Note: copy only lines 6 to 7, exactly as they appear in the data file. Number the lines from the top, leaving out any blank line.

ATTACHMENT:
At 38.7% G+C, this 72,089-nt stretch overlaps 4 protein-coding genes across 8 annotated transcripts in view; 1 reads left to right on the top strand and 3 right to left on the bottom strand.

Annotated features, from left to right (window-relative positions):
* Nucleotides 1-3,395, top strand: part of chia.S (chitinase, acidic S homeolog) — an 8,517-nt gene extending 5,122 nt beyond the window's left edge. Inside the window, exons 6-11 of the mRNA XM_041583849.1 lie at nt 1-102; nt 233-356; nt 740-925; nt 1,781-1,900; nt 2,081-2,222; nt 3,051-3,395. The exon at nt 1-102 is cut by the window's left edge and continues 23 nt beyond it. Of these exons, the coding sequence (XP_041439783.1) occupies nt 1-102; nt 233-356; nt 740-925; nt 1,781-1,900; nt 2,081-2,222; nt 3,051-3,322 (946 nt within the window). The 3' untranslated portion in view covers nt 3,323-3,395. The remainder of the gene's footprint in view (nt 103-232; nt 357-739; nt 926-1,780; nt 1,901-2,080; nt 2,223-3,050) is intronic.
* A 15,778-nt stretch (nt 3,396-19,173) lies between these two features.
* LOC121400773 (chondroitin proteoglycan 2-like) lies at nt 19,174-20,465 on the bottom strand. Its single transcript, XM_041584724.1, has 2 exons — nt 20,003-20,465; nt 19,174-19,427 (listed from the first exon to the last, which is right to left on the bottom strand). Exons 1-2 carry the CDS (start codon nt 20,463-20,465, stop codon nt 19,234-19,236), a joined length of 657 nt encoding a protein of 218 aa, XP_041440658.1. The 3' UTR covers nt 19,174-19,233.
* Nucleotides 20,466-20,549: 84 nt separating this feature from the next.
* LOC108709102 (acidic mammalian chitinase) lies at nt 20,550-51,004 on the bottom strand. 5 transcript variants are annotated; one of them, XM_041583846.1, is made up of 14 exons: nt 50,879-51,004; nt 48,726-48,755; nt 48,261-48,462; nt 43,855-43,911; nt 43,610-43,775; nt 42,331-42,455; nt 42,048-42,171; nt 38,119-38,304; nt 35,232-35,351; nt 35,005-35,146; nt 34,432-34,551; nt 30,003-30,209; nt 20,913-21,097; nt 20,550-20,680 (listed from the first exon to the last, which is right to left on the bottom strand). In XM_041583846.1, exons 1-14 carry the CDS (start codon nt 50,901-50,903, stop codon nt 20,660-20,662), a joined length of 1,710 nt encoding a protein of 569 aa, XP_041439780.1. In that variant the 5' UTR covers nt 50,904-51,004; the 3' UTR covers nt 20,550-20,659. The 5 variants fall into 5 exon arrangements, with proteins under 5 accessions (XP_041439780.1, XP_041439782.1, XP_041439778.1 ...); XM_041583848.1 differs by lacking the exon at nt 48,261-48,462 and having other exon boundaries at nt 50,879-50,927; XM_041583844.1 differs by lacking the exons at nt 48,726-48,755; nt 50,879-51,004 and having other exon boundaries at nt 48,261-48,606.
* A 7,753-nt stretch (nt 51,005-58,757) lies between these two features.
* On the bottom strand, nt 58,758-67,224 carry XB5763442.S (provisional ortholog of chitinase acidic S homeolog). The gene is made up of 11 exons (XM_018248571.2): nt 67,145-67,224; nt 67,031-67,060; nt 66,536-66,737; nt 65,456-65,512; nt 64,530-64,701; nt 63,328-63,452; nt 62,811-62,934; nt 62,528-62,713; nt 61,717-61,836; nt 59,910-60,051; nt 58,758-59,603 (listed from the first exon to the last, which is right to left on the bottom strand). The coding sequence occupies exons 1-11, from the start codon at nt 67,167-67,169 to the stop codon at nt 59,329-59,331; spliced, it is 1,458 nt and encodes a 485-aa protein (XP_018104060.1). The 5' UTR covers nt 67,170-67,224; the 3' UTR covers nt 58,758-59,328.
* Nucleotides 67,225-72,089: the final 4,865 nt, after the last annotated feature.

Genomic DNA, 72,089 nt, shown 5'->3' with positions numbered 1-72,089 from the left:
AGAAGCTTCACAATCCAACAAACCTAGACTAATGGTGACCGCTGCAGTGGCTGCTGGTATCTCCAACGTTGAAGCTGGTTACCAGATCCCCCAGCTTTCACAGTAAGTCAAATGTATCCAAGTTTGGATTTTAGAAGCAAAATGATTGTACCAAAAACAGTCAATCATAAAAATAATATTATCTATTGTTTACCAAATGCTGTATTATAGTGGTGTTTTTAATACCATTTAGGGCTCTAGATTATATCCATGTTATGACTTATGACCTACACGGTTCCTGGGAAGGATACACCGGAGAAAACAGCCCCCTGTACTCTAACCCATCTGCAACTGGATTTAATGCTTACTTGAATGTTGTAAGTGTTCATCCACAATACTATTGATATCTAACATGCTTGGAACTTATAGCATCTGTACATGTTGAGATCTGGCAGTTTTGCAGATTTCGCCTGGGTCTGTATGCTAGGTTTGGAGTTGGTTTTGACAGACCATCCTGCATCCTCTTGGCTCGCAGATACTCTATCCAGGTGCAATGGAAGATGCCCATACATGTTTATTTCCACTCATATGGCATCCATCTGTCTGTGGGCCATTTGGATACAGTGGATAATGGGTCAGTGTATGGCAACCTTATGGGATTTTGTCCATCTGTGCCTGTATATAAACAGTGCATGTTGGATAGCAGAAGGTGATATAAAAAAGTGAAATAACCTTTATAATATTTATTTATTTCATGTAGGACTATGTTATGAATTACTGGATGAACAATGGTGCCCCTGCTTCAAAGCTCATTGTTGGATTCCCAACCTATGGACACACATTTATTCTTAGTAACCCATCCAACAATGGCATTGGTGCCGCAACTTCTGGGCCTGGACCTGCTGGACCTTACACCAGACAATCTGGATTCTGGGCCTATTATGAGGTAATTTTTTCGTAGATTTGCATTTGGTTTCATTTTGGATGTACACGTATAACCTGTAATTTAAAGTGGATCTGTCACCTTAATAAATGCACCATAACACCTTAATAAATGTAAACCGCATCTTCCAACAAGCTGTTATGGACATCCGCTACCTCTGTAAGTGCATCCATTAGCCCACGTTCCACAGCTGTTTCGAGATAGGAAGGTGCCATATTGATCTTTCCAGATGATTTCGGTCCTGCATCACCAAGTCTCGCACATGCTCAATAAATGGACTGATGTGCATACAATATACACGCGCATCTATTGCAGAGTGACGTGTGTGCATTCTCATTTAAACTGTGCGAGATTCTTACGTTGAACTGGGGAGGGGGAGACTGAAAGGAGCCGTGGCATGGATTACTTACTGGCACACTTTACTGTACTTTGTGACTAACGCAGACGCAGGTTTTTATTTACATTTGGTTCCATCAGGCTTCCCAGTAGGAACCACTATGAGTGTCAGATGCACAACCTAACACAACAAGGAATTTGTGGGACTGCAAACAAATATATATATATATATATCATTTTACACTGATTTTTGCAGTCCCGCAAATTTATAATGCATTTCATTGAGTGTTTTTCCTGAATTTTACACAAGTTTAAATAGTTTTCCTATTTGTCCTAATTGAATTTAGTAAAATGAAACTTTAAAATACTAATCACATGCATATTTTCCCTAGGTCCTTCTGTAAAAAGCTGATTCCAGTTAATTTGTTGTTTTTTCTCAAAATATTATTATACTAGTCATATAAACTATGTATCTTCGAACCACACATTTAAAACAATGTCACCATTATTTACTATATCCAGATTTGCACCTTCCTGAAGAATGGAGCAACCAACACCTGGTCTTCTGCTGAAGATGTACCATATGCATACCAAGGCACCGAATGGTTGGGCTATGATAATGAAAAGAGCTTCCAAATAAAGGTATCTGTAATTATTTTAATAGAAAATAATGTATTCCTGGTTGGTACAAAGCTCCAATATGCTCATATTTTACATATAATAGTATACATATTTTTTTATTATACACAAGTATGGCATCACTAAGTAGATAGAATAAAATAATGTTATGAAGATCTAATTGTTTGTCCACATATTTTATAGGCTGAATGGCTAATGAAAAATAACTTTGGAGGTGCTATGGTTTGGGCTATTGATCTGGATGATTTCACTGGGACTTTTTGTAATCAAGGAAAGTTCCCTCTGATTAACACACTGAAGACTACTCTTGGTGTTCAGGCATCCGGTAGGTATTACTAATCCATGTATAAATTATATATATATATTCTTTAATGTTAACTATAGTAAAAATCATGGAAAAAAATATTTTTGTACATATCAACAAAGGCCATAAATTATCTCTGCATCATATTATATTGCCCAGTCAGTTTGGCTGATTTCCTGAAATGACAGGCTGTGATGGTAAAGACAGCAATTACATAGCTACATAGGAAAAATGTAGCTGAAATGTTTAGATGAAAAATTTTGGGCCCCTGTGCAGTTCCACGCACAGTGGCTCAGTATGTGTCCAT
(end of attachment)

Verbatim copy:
* Nucleotides 20,466-20,549: 84 nt separating this feature from the next.
* LOC108709102 (acidic mammalian chitinase) lies at nt 20,550-51,004 on the bottom strand. 5 transcript variants are annotated; one of them, XM_041583846.1, is made up of 14 exons: nt 50,879-51,004; nt 48,726-48,755; nt 48,261-48,462; nt 43,855-43,911; nt 43,610-43,775; nt 42,331-42,455; nt 42,048-42,171; nt 38,119-38,304; nt 35,232-35,351; nt 35,005-35,146; nt 34,432-34,551; nt 30,003-30,209; nt 20,913-21,097; nt 20,550-20,680 (listed from the first exon to the last, which is right to left on the bottom strand). In XM_041583846.1, exons 1-14 carry the CDS (start codon nt 50,901-50,903, stop codon nt 20,660-20,662), a joined length of 1,710 nt encoding a protein of 569 aa, XP_041439780.1. In that variant the 5' UTR covers nt 50,904-51,004; the 3' UTR covers nt 20,550-20,659. The 5 variants fall into 5 exon arrangements, with proteins under 5 accessions (XP_041439780.1, XP_041439782.1, XP_041439778.1 ...); XM_041583848.1 differs by lacking the exon at nt 48,261-48,462 and having other exon boundaries at nt 50,879-50,927; XM_041583844.1 differs by lacking the exons at nt 48,726-48,755; nt 50,879-51,004 and having other exon boundaries at nt 48,261-48,606.